Day 27-33, Aug 16- 22,2022
They weren’t kidding when they said we’d be on a fast train from Paris to Lyon. The TGV is a high-speed electric train that operates all over France and links many major French cities. Steve had been looking forward to this trip, and he checked the speed via a satellite app as we cruised along on a very comfortable ride. Wow, the countryside was flying by!
It was a leisurely 2-hour trip from Paris to Lyon, where we boarded Viking Heimdal. Below is the map of our two combined France cruises. We were now going on the second segment from Lyon to Avignon, cruising on the Rhone River:
Lyon is the 3rd largest city in France, a UNESCO World Heritage Site known for its cuisine and gastronomy. Even with many of the locals out of town for the annual “summer vacation” which happens for about 3 weeks every summer, the city was jam-packed with tourists but traffic wasn’t too bad. The highlight of our included Panoramic City Bus Tour was a drive to the Basilica of Notre Dame at the top of Fourvière Hill. Our jaws dropped when we entered the basilica to see its spectacular interior. It is richly decorated with a variety of ornaments and gilded features, and particularly beautiful are the mosaics which cover the church from floor to ceiling. The basilica was built between 1872 and 1884 to thank the Virgin Mary for having spared the city from invasion during the Franco-Prussian war.
Another notable item we saw were the famous Lyon murals that tell stories and are incredibly realistic. Unfortunately we saw only 2 out of 60 on our tour. We were also guided to some of the famous traboules, unique hidden passageways made for busy merchants in medieval days, which wound between buildings and courtyards:
Meandering down the Rhone River through the southeastern French wine region, we gazed at the rolling vineyards along both banks. Since we always enjoy a good glass of wine, we chose excursions that involved sipping wine and walking through vineyards. We did three wine tastings at Beaujolais, one of France’s most beloved wine regions at Lyon. We also toured the northern Rhône Valley wine country at Tournon and the emblematic Châteauneuf-du-Pape at Avignon, one of the world’s most celebrated wine-producing regions:
We were very surprised to learn that nearly all French wines, including the expensive ones, come from vines grafted onto American roots. That’s right – the U.S. has a heavy hand in several of Europe’s most venerated vintages. Why? In the late 1800’s the Great French Wine Blight destroyed many of the vineyards in France and laid waste to the wine industry. It was caused by an aphid that originated in North America and was carried across the Atlantic in the late 1850’s. The only successful means of controlling the aphids has been the grafting of phylloxera-resistant American rootstock to more susceptible European vinifera vines.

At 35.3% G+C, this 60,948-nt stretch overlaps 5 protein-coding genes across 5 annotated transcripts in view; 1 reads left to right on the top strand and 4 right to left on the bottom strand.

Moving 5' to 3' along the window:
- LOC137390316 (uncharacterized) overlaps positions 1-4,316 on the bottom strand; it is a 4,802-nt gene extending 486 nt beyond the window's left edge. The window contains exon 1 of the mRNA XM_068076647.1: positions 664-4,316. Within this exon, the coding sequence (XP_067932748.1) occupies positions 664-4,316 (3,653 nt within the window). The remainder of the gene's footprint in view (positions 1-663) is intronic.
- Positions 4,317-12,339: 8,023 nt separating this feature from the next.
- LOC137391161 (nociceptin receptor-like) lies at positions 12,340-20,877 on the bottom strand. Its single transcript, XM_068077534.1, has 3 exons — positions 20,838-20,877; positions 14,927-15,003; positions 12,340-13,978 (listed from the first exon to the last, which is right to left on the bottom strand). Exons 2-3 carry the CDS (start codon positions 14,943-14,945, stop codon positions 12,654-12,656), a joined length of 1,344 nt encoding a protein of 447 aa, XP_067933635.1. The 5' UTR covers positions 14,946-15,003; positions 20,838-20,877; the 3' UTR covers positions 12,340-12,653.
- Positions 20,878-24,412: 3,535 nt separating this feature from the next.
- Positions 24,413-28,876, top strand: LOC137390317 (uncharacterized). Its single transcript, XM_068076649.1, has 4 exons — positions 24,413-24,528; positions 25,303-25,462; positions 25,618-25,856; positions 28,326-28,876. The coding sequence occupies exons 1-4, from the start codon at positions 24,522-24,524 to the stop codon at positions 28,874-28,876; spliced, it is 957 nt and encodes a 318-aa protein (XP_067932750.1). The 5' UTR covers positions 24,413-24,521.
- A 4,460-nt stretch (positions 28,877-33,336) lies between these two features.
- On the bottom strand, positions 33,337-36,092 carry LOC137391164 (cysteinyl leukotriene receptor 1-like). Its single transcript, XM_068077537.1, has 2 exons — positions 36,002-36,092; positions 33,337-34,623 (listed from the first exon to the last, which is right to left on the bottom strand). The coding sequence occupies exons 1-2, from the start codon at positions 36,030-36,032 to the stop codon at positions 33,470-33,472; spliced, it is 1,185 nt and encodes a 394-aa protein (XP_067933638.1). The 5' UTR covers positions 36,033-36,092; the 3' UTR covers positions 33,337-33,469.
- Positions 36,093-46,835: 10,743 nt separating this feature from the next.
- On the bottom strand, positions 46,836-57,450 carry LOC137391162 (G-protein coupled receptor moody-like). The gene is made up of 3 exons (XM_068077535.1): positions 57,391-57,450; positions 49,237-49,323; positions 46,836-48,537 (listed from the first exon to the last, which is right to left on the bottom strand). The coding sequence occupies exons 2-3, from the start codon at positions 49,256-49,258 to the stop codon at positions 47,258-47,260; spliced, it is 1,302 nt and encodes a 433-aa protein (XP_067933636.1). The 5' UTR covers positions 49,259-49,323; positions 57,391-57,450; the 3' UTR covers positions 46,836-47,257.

Attending several detailed tasting demonstrations in different wine regions made us feel like we could hang out with the the best of the wine snobs. Cheers!
Rhone River, locks and bridges
From Lyon we were sailing downriver on the Rhone to Avignon, passing through 12 locks. The river was deep here and the lock chambers were also deep so that vessels could rise or fall up to 75′ in just minutes. That’s roughly the height of a seven-story building! Surrounded by soaring walls, we stared upward and eventually the massive “guillotine” gate would lift open and out we’d go. We learned that from Lyon to the Mediterranean there is a descent of 485′, hence the 12 locks:
The top deck (including the pilot house) of all Viking longships can be lowered prior to passing under low bridges.
Arles is a city located close to the mouth of the Rhône. The city has a long history and is home to many treasures left by its Roman conquerors. It’s a beautiful little town that looks like a small version of Rome, only with French charm:
Aside from the Roman ruins, other places we viewed had fascinated and inspired painter Vincent Van Gogh, who arrived here in February of 1888. He was strongly inspired by Arles, where he created more than 300 drawings and paintings up until May of 1889.
There is even a “Van Gogh Trail” that can be followed to see locations linked to his work.
Avignon was the end of the line in our cruise of Southern France. It’s an ancient medieval city nicknamed “City of Popes”, because it was home to seven popes from 1309 to 1377. Our excursion here was the Pope’s Palace Tour, where we learned how Popes originally reigned in Rome, then here in Avignon, then back in Rome again throughout most of the 14th century. Did you know that at one time there were actually 3 popes ruling simultaneously? That’s right, one in Rome and two in Avignon. The history lesson was wonderful, as was the architecture of the many structures we walked through.
Photography was not allowed where the original 13th century frescoes were preserved. They was fascinating, intricate and beautiful.
In Avignon, the walls of the buildings tell a story through the creativity of street artists, and highlights from the Festival d’Avignon are immortalized on some 50 painted windows throughout the town:
Let’s see, what have I forgotten? Oh yeah, the food! Here’s a sampling of some of the rich and creamy French Cuisine we enjoyed:
And drinks? Those Viking folks know how to pour a cocktail:
And that concludes our France’s Finest 15-day cruise. We will depart the ship early the following day for our transportation to the TGV and another high-speed blast back to Paris. We’ll be on our own there for two days of pre-planned adventures – stay tuned!
Next up: On our own in Paris